So, now that I have brought up the question of salvation, I might as well explain why we Catholics think of it differently than Protestants.
I know you’ve heard the question: "If you died tonight, do you know with absolute certainty that you will go to Heaven?" Or, perhaps a more common one, "Are you saved?"
As Catholics, we do believe in an assurance of salvation, but not to the same infallible certitude that Protestants claim. We can, of course, look at our lives and, if we have not committed mortal sin, be confident in our salvation, as Christ promised us in the famous John 3:16 verse: "For God so loved the world that he gave his only Son, so that everyone who believes in him might not perish but might have eternal life." Our hearts and our well-formed consciences give us confidence. "Now this is how we shall know that we belong to the truth and reassure our hearts before him in whatever our hearts condemn, for God is greater than our hearts and knows everything. Beloved, if our hearts do not condemn us, we have confidence in God" (1 John 3:19-21). (I emphasize a well-formed conscience; we have a duty to search for Truth and follow it; we cannot purposefully remain ignorant of it.) We do know, however, that we must obey Christ, "Whoever believes in the Son has eternal life, but whoever disobeys the Son will not see life, but the wrath of God remains upon him." (John 3:36), and must endure until the end, "Many false prophets will arise and deceive many; and because of the increase of evildoing, the love of many will grow cold. But the one who perseveres to the end will be saved." (Matt 24:11-13).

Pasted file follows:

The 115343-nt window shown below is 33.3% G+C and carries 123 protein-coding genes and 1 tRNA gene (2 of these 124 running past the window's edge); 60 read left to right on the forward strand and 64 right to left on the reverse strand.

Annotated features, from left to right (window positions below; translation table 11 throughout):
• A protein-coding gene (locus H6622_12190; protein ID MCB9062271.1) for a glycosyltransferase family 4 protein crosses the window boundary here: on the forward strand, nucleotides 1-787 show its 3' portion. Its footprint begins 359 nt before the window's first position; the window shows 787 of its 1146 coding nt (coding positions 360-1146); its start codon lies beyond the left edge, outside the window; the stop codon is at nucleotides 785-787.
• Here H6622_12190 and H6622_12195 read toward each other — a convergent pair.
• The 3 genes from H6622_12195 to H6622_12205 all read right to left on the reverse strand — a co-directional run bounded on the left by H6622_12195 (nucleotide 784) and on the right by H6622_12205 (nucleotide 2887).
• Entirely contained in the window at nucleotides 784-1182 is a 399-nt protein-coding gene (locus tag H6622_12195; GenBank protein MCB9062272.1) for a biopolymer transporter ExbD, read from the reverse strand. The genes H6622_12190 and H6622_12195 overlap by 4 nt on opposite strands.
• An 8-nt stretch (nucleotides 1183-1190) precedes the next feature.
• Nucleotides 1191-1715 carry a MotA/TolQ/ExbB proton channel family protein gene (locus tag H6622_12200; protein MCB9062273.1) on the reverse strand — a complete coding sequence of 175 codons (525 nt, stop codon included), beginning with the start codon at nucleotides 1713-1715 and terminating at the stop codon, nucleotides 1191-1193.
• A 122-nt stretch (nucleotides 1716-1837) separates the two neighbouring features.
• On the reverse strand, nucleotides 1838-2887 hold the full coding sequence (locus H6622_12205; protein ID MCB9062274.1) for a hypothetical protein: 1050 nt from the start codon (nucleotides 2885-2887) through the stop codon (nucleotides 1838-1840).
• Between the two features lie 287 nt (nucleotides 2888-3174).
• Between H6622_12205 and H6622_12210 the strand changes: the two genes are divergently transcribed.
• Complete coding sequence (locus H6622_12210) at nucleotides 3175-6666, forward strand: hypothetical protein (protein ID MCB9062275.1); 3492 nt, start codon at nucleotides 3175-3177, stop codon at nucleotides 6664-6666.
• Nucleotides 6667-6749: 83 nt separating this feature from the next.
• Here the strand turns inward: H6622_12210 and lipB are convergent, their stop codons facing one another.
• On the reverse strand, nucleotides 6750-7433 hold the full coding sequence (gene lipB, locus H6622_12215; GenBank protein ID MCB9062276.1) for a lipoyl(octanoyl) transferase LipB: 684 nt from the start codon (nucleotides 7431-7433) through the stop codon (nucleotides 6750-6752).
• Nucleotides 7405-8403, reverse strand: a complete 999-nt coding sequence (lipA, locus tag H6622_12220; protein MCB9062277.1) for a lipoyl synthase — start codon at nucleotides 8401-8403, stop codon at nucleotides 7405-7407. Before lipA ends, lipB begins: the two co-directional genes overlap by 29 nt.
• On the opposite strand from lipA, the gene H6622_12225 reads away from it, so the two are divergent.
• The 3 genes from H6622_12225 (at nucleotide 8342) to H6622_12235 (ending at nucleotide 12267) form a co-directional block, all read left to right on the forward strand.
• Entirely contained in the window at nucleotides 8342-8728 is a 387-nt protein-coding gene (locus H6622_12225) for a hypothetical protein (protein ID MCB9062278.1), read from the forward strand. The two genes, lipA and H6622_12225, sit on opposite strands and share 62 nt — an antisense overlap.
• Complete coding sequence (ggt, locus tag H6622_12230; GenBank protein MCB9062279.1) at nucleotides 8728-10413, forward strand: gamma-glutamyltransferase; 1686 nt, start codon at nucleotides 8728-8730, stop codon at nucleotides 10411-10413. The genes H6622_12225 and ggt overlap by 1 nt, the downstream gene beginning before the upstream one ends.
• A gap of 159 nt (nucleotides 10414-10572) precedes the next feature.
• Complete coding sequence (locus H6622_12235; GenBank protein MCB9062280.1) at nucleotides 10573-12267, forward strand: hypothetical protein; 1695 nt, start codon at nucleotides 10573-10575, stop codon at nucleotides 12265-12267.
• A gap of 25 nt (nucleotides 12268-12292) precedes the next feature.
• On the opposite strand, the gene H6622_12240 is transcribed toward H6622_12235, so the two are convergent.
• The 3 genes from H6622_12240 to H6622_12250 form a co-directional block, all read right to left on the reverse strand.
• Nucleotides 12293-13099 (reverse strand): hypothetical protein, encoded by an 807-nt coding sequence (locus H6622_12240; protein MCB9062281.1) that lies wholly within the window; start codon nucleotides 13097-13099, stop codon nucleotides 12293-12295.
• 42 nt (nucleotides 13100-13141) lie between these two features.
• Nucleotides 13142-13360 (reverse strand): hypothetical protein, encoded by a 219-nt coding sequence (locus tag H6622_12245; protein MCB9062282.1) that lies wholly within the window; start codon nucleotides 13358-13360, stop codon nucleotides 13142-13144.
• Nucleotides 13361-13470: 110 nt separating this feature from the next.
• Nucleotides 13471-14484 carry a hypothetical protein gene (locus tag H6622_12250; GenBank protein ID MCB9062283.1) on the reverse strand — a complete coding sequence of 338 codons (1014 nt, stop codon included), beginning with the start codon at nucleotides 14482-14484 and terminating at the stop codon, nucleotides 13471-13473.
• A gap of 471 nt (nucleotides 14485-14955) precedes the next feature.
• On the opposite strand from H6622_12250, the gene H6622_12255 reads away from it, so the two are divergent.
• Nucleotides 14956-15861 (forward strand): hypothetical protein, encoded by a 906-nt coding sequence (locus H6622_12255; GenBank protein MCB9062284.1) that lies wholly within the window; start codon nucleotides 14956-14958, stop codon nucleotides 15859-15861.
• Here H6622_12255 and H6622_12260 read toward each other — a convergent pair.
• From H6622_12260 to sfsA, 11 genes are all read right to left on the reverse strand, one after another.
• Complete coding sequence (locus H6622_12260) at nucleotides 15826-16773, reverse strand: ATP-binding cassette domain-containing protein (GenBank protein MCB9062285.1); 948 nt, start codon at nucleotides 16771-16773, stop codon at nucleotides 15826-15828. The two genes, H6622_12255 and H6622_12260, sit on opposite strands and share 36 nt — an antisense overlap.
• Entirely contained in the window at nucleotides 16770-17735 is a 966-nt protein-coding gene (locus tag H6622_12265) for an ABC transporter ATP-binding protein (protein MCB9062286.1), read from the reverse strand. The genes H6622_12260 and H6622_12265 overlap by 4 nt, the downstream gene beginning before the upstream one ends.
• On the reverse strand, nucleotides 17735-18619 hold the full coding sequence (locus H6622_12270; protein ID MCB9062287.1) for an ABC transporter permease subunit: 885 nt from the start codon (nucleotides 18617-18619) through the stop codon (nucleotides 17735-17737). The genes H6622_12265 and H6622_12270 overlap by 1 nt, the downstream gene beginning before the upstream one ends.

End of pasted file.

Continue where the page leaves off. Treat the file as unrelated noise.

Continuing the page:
So we can, of course, have hope in our salvation if we merely look at our lives and see how we have loved God. St. Paul, at the end of his life declared: "I have competed well; I have finished the race; I have kept the faith. From now on the crown of righteousness awaits me, which the Lord, the just judge, will award to me on that day, and not only to me, but to all who have longed for his appearance." It is important to note, however, that earlier in his life he did admit the possibility of falling away. "I am not conscious of anything against me, but I do not thereby stand acquitted; the one who judges me is the Lord." (1 Cor 4:4)
So the point here is: we need to closely examine our lives to have confidence in our salvation. De we have love for our neighbor? Are we spreading the Good News? (And I mean really spreading the Good News, doing our best to share it with all we meet.) Do we love Jesus and follow him? After all, he is the Way, the Truth and the Life. If we know Jesus, then we know the Way to heaven.
As I said in my earlier post, really take a close look at your life and how you love God. We should examine our consciences each and every day. It’s a hard thing to do; I know I am guilty of trying to make excuses for the things I have done wrong, claim injustice, or blame others for why I have acted a certain way. I am always quick to judge others without first judging myself. Let’s judge ourselves often, form our consciences, and follow them so that one day at the end of our lives we can say “I have competed well; I have finished the race”.
So, when someone asks you if you are saved, the response you can give him is, “As the Bible says, I am already saved (Rom. 8:24, Eph. 2:5–8), but I’m also being saved (1 Cor. 1:18, 2 Cor. 2:15, Phil. 2:12), and I have the hope that I will be saved (Rom. 5:9–10, 1 Cor. 3:12–15). Like the apostle Paul I am working out my salvation in fear and trembling (Phil. 2:12), with hopeful confidence in the promises of Christ (Rom. 5:2, 2 Tim. 2:11–13).” (from “Assurance of Salvation?” from the Catholic Answers website http://www.catholic.com/library/Assurance_of_Salvation.asp)